The rhythmic thump of Royal Enfield Bullets on a deserted road in the middle of barren land surrounded by cold mountains with hardly any civilization is what attracts bikers from all over for an epic road trip to Ladakh and the highway that is most preferred is the Leh- Manali highway. Apart from the stunning landscapes, this highway offers many challenges- Bad roads, glacier melts resulting in water crossings on the road, landslides, slush, high mountain passes, unpredictable weather, strong and cold winds making this ride even more special and challenging.

Though the Sonamarg - Leh highway has several attractions and breathtaking landscapes the Leh- Manali Highway is in a different league! We had saved the best for last and after 41 days we bid adieu to the beautiful land of Ladakh, we were in for the finale of our dream trip- our ride from Leh to Manali. This 475 km ride back to Manali is an experience in itself that any rider would vouch for with so many surprises, challenges and heart stopping moments. No wonder this particular road trip is rated very high and is in the bucket list of adventure seekers.

This journey requires a minimum of two days but we completed it leisurely in 4 days with 3 stop overs.

Leh- Taglang La- Debring- More plain- Pang- Lachungla- Nakeela- Gata loops- Baralacha La -Sarchu- Suraj tal- Deepak tal- Tandi- Sissu- Rohtang Pass- Keylong- Jispa- Manali- Mandi- Chanidgarh.

Day 1 Leh- Sarchu

We left from Leh way too early in the morning and the roads were beautiful blacktop until Pang. It was beautiful to have the entire road for ourselves and the massive mountains and the cold wind for company. There were pleasant surprises en route, we saw herds of yak grazing in the fertile lands and we also saw cute little Himalayan hare criss-crossing the highway. An important thing to keep in mind is that the Indian Oil Corporation pump in Karu (34 km from Leh) is the last fuel pump on this route. One has to top up the tank and carry spare fuel as the next stop is in Tandi, Himachal which is around 360 km away. Our first challenge of the day was riding up the mighty Taglang la Pass, the second highest pass that we crossed in this trip. There was no massive crowd here unlike Khardung La. From here the road until Pang was a delight- classic black top.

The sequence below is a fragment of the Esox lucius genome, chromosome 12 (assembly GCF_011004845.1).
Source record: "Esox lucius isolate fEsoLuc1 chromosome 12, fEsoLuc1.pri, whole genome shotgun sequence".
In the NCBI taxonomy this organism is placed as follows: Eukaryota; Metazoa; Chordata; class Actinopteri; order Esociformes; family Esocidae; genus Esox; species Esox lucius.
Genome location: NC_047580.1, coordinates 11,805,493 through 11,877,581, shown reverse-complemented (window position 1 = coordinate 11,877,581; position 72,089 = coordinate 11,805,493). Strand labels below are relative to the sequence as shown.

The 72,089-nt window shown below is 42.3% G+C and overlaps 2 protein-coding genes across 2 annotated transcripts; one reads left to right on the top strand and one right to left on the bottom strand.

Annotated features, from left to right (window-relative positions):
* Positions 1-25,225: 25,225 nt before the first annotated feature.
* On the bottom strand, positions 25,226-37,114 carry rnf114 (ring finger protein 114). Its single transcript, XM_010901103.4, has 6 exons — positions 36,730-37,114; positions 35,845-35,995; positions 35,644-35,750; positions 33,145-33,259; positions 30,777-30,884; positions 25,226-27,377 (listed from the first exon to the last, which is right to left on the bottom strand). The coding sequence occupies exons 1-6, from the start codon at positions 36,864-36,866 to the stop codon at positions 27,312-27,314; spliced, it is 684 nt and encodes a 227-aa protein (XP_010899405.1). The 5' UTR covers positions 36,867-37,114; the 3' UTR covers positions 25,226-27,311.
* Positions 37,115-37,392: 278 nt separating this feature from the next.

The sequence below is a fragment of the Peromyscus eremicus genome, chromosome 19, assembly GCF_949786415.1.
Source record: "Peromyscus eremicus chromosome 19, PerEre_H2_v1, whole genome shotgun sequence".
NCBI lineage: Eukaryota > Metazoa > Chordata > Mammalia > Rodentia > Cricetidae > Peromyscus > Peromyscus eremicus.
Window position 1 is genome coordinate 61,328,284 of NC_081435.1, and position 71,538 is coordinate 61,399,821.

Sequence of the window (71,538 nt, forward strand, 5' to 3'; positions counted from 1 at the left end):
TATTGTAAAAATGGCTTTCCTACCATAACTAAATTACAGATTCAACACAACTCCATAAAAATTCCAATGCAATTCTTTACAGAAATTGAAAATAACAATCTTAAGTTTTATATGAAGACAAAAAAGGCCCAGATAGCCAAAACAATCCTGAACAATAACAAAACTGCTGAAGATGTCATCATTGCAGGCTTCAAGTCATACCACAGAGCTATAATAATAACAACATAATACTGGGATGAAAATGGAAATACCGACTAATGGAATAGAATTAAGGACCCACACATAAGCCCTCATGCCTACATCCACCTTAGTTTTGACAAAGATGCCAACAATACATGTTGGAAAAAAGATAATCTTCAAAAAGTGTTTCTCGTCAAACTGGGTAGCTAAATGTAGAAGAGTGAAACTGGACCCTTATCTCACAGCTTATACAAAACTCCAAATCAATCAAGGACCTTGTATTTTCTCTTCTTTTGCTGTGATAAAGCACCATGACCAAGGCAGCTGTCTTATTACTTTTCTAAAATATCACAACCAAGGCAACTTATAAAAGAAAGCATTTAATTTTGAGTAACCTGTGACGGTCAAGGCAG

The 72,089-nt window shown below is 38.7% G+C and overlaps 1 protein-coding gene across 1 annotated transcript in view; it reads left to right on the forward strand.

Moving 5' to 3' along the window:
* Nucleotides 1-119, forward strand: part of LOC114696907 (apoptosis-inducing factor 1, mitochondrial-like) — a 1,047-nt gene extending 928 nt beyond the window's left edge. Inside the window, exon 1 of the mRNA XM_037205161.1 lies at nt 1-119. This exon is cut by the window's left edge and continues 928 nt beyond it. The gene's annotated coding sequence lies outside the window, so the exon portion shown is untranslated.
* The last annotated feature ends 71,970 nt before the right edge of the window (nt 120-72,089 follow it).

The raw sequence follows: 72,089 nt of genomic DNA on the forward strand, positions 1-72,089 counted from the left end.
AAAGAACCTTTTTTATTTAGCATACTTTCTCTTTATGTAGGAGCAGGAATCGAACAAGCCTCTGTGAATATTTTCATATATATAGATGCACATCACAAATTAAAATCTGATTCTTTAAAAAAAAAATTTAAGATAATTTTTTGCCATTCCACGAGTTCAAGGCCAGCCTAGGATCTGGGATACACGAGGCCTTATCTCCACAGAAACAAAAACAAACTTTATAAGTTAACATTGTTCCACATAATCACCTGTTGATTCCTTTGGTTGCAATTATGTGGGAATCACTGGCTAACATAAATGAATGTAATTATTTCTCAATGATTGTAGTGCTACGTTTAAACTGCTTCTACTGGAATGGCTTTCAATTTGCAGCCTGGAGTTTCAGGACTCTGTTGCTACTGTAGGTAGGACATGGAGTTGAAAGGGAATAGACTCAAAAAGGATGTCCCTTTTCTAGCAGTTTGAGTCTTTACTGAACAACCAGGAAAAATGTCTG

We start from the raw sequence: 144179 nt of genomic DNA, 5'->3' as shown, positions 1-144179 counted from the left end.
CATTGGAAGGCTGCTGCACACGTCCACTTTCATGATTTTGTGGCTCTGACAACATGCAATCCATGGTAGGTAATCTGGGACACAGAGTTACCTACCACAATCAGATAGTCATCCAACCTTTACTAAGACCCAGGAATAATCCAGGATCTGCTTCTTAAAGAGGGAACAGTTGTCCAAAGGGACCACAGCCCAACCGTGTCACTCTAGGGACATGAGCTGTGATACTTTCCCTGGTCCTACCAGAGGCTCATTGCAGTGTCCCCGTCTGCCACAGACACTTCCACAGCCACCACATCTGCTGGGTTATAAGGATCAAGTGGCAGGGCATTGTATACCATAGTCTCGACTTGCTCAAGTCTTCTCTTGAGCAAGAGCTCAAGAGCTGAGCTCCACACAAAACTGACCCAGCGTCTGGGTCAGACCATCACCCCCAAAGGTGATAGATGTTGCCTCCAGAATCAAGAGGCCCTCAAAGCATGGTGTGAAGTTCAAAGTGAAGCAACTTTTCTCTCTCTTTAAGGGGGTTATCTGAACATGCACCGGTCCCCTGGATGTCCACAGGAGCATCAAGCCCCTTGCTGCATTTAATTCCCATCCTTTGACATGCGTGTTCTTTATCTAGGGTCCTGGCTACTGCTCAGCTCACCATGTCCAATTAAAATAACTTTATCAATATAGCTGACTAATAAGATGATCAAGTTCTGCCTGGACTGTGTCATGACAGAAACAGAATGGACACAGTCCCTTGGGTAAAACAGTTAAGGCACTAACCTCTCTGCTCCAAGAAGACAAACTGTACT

After Taglang La we had a small pit stop for maggi in Debring, which is not a town but a make shift tented accommodation place set up by the locals for travelers in the middle of vast uninhabited land. For the cold weather and tired body, a bowl of hot maggi and black tea is the best reward. After Debring, we reached the green More Plains. This vast stretch of land with mountains on both sides and black smooth tarmac road in the middle is any biker's dream road and is accompanied by the amazing natural sand art sculptures. These natural sand sculptures left us wondering how pristine the beauty of this land is and if if there is anything that this highway actually does not offer. This beautiful road continued till Pang.

Pang is another stop over on the Leh- Manali highway and offers decent options to halt for the night. Though basic, these stay options are a blessing for any traveler in this altitude. We stopped for a hearty lunch in Pang- Potala Pang Restaurant- a small shack run by a very humble and kind man. At 15000 feet above sea level in such unforgiving harsh climatic conditions, he had set up shop to feed travelers. Yes, he charges money for food but to us it was nothing less than a noble service. We had the best dal chawal, masala omelette and black tea here. All this costed us only Rs.160. Pang is the best bet for food as the next sign of civilization is far away in Whiskey Nalla and Sarchu.

We decided to continue our journey and halt for the day at Sarchu which was around 70 km from Pang. Next stop was Lachulung La at 16000 feet, followed by Nakee La at 15500 feet. It was so peaceful to ride through these high mountain passes and stop there for a while to soak in the beauty around. These passes were the only sign of construction in the deserted mountains and the prayer flags fluttering around were the only thing that gathered our attention. The vast number of stones left near these passes added more beauty to them.

And then comes the best part of the highway- the super winding and exciting Gata Loops- 21 in total. The stretch from Pang to Gata Loop is in its worst shape possible (2016). But after doing Pakachik and Nubra stretch we wouldn't really complain. Though the roads were not in their best condition, it was thrilling to ride on these amazing hair pin bends. These loops covering a distance of 13 km ensured an ascent from 4198 m to 4664 m.